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Strong indications of chemical weapons use by Syrian regime, says Fabius

media French Foreign Affairs Minister Laurent Fabius. Reuters/Enrique De La Osa

France’s Foreign Affairs Minister Laurent Fabius says there are strong indications that the Syrian regime recently used chemical weapons in the northwest of the country. Syria had previously agreed to destroy its arsenal of chemical weapons before 30 June.

"What we have seen from this regime is the horrific methods it is capable of using and the rejection of any political transition," Fabius said during an interview with Europe 1 radio on Sunday.

Fabius said the recent attacks that may have included chemical weapons were less deadly than the attacks in Damascus a few months ago, but were still deadly. They took place in the northwest of Syria, not far from Lebanon.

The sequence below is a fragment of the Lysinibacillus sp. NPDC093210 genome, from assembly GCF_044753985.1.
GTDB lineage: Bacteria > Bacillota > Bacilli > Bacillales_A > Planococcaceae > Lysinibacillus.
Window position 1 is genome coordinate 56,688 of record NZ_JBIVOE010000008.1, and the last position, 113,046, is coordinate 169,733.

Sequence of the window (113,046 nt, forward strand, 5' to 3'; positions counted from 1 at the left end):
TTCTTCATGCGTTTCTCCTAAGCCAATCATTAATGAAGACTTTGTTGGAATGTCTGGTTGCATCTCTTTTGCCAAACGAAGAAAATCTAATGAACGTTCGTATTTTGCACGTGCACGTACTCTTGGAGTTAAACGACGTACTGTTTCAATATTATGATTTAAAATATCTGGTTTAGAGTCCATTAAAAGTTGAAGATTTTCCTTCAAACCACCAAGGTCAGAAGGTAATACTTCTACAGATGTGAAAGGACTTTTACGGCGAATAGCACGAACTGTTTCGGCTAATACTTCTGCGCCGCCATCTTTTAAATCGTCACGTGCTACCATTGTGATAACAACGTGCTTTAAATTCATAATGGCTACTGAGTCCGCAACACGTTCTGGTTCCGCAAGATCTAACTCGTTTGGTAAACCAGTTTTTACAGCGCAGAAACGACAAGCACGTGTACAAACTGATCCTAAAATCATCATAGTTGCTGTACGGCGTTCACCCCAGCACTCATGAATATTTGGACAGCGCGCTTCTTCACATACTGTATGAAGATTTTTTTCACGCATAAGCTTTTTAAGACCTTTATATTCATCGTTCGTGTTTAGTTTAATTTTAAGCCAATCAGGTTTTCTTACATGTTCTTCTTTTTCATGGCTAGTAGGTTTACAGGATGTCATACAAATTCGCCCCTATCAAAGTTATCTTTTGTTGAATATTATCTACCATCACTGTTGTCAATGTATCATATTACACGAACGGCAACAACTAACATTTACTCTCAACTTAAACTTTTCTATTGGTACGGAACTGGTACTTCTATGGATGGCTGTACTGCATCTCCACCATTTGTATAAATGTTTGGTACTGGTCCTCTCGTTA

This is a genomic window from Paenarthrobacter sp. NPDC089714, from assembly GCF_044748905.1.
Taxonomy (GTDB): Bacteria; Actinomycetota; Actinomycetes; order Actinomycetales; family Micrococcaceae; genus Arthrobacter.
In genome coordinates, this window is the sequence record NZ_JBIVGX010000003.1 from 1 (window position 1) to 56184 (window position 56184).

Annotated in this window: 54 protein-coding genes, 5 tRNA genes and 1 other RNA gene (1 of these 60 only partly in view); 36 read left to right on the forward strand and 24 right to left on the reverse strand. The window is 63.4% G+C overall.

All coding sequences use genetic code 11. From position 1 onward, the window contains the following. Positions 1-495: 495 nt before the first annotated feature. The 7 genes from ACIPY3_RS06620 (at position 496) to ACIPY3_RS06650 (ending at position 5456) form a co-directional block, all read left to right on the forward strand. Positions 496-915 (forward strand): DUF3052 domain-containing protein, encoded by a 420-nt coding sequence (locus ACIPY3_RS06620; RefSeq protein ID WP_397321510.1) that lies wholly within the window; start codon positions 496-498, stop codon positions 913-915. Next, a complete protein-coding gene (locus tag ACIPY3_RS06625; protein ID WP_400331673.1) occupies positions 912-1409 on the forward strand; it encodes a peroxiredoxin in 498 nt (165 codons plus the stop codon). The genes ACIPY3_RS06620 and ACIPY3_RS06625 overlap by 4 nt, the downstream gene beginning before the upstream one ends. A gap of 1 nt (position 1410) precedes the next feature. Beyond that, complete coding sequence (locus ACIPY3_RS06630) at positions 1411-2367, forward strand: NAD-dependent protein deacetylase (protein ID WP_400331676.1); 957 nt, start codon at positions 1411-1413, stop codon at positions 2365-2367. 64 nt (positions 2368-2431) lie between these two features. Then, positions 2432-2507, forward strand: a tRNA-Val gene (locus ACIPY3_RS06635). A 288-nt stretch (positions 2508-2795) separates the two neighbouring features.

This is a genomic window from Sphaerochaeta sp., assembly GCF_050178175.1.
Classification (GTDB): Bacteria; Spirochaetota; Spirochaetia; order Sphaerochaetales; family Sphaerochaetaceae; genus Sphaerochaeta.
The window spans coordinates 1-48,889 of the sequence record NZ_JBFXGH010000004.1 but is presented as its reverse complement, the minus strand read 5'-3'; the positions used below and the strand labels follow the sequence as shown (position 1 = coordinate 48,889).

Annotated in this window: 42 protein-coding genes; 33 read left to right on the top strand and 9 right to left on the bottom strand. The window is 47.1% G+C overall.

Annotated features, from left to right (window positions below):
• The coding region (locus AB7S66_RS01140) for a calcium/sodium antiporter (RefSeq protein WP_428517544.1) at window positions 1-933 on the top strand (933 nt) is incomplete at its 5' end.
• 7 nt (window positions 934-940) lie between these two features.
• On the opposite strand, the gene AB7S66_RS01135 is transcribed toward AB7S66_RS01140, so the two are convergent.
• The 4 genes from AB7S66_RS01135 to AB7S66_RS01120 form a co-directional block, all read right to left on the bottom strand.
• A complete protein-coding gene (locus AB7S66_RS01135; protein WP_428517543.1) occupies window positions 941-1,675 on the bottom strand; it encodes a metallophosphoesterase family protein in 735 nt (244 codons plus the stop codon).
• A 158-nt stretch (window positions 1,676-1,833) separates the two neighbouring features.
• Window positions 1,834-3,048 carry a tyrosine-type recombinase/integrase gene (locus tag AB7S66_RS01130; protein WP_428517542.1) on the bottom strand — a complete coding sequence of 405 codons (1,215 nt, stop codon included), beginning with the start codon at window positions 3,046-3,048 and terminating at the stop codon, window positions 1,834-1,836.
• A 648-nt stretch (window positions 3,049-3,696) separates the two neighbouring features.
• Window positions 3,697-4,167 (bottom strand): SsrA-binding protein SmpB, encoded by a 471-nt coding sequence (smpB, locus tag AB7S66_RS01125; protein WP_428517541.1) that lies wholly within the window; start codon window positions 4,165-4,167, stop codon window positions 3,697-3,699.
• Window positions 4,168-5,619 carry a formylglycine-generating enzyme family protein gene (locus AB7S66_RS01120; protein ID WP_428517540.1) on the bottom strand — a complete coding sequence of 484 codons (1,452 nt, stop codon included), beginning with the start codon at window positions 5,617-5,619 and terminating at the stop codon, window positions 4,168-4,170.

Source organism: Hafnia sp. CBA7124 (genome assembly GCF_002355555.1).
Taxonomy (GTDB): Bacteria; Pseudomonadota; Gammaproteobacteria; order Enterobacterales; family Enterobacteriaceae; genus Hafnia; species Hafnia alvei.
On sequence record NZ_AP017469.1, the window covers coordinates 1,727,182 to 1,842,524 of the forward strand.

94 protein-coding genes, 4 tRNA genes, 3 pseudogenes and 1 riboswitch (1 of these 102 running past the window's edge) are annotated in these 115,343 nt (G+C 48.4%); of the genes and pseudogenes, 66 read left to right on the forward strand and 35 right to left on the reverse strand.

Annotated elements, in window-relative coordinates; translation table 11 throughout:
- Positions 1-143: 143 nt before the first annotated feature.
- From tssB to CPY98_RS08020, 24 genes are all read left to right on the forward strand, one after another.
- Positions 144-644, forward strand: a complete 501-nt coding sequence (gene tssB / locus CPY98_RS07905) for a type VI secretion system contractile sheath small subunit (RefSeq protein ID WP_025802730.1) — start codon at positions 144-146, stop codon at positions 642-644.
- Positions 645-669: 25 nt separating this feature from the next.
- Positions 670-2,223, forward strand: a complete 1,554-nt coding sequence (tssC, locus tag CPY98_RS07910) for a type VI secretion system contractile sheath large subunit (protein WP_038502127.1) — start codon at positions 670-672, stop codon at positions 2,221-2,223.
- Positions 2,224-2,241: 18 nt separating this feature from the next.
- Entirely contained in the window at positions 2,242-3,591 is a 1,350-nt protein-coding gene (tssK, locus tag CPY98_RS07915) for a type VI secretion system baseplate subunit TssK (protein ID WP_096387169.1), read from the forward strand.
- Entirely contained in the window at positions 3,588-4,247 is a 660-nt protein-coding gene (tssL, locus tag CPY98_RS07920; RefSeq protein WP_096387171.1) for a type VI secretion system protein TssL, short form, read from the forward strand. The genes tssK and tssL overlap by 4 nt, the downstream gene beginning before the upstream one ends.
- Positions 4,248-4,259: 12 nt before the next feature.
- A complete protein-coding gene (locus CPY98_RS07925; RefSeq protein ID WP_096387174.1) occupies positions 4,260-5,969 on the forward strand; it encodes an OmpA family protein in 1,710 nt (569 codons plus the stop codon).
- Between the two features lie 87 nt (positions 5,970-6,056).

A source close to the case said the information had come from various sources, including the Syrian opposition. Fabius said that on a humanitarian level, the Syrian regime has not complied with the directives set out by the United Nations:

"You may have heard of Caesar, it’s all the documentation that was collected on torture, massacres and murders that were committed by the Syrian government. The dossier is overwhelming - I saw the photos and read the testimonials, and they are horrible. All this was presented confidentially to the United Nations and it’s possible that this case could end up at the International Criminal Court."

Syria had agreed to cooperate with the terms of a US-Russia brokered deal reached in September 2013, wherein it must destroy its stockpile of chemical weapons by 30 June. If it does not comply, Syria risks US airstrikes.

The Organisation for the Prohibition of Chemical Weapons (OPCW) said last week that Syria had given up nearly two-thirds of its stockpile. However, OPCW chief Ahmed Uzumcu said on 14 April that "both the frequency and the volumes of deliveries have to increase significantly" if Syria is to meet the deadline.

Norwegian and Danish naval vessels are working to remove the chemical products from Syria, at the port of Latakia in the west of the country. The more dangerous materials are transferred to a US Navy vessel that is equipped to destroy the chemicals at sea.

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